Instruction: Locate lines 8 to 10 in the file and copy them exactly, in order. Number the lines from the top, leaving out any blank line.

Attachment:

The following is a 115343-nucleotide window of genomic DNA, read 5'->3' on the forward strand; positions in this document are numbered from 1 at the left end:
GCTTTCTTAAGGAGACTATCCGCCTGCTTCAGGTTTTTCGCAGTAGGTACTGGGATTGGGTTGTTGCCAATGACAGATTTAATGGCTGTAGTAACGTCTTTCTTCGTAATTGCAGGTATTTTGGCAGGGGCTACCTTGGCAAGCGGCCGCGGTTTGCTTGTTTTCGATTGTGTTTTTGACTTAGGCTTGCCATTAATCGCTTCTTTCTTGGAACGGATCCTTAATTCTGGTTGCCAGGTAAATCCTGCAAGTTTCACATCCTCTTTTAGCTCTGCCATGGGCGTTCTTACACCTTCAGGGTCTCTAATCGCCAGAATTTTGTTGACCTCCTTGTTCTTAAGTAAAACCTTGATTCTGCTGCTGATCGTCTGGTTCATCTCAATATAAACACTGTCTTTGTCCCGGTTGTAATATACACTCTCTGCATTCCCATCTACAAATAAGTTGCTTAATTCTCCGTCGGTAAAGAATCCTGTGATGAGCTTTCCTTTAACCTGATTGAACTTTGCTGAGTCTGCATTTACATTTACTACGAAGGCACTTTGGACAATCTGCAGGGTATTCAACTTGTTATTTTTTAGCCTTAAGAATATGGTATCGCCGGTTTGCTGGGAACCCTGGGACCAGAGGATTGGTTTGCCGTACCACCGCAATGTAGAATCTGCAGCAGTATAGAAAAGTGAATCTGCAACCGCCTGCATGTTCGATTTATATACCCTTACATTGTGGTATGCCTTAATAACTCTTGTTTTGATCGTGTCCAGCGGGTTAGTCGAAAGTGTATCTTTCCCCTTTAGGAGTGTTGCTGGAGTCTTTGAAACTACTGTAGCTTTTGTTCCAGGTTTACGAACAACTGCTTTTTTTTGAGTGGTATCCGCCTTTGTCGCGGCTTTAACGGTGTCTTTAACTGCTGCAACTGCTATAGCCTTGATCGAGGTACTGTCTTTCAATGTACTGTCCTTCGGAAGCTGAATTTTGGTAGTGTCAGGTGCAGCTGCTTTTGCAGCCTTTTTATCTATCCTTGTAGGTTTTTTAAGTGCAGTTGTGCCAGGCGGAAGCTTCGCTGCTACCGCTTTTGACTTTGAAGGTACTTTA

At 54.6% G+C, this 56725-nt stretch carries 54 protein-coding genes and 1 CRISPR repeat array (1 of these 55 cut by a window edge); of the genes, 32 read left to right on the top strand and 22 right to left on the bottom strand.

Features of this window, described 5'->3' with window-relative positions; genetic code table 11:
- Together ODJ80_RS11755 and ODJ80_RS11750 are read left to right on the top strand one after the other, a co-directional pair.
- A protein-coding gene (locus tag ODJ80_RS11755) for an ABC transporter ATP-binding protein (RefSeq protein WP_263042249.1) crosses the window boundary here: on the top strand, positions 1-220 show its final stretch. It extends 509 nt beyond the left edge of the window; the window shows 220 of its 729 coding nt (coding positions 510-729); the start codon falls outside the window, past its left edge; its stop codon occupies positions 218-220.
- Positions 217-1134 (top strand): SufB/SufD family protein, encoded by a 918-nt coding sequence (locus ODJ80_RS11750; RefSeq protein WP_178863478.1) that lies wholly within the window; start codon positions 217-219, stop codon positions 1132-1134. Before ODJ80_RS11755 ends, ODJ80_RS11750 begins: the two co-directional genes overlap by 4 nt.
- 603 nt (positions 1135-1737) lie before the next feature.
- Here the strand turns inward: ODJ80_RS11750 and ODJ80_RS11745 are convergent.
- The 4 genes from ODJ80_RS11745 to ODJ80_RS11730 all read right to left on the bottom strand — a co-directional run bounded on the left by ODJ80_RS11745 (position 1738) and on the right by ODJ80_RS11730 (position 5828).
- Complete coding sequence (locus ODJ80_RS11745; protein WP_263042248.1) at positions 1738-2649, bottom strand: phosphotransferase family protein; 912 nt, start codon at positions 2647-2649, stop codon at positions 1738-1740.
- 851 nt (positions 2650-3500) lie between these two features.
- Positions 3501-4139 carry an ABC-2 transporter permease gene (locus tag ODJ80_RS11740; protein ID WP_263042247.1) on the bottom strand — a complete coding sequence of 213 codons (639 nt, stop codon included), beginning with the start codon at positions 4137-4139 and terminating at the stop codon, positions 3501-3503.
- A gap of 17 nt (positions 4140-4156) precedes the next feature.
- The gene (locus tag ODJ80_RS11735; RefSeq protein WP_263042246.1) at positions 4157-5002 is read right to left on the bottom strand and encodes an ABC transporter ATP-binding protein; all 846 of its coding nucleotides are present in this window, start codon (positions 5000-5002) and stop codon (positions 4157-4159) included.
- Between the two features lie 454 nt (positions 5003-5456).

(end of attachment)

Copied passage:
- 603 nt (positions 1135-1737) lie before the next feature.
- Here the strand turns inward: ODJ80_RS11750 and ODJ80_RS11745 are convergent.
- The 4 genes from ODJ80_RS11745 to ODJ80_RS11730 all read right to left on the bottom strand — a co-directional run bounded on the left by ODJ80_RS11745 (position 1738) and on the right by ODJ80_RS11730 (position 5828).